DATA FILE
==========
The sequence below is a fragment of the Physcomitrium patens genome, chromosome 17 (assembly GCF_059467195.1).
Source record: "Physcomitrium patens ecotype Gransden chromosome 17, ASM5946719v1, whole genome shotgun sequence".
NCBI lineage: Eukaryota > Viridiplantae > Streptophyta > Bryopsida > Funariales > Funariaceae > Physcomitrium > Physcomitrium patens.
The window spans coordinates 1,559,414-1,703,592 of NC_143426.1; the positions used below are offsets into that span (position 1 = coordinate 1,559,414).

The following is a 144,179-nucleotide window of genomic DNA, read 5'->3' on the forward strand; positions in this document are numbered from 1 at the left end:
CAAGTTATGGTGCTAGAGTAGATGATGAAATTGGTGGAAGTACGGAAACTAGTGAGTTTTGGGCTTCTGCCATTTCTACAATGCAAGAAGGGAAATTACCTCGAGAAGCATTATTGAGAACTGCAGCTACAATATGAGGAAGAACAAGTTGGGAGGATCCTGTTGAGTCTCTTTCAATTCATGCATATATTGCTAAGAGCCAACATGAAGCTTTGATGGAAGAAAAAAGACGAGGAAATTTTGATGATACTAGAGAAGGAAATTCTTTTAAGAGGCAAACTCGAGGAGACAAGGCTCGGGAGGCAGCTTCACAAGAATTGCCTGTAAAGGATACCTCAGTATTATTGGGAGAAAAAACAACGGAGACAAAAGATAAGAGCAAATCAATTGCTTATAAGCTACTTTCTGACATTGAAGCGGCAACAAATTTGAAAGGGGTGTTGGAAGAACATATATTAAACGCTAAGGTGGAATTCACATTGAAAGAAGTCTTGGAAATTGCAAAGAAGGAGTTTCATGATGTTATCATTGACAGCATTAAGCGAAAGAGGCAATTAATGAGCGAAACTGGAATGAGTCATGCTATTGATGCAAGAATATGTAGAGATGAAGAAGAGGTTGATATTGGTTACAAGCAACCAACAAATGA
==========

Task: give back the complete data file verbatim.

The sequence below is a fragment of the Physcomitrium patens genome, chromosome 17 (assembly GCF_059467195.1).
Source record: "Physcomitrium patens ecotype Gransden chromosome 17, ASM5946719v1, whole genome shotgun sequence".
NCBI lineage: Eukaryota > Viridiplantae > Streptophyta > Bryopsida > Funariales > Funariaceae > Physcomitrium > Physcomitrium patens.
The window spans coordinates 1,559,414-1,703,592 of NC_143426.1; the positions used below are offsets into that span (position 1 = coordinate 1,559,414).

The following is a 144,179-nucleotide window of genomic DNA, read 5'->3' on the forward strand; positions in this document are numbered from 1 at the left end:
CAAGTTATGGTGCTAGAGTAGATGATGAAATTGGTGGAAGTACGGAAACTAGTGAGTTTTGGGCTTCTGCCATTTCTACAATGCAAGAAGGGAAATTACCTCGAGAAGCATTATTGAGAACTGCAGCTACAATATGAGGAAGAACAAGTTGGGAGGATCCTGTTGAGTCTCTTTCAATTCATGCATATATTGCTAAGAGCCAACATGAAGCTTTGATGGAAGAAAAAAGACGAGGAAATTTTGATGATACTAGAGAAGGAAATTCTTTTAAGAGGCAAACTCGAGGAGACAAGGCTCGGGAGGCAGCTTCACAAGAATTGCCTGTAAAGGATACCTCAGTATTATTGGGAGAAAAAACAACGGAGACAAAAGATAAGAGCAAATCAATTGCTTATAAGCTACTTTCTGACATTGAAGCGGCAACAAATTTGAAAGGGGTGTTGGAAGAACATATATTAAACGCTAAGGTGGAATTCACATTGAAAGAAGTCTTGGAAATTGCAAAGAAGGAGTTTCATGATGTTATCATTGACAGCATTAAGCGAAAGAGGCAATTAATGAGCGAAACTGGAATGAGTCATGCTATTGATGCAAGAATATGTAGAGATGAAGAAGAGGTTGATATTGGTTACAAGCAACCAACAAATGA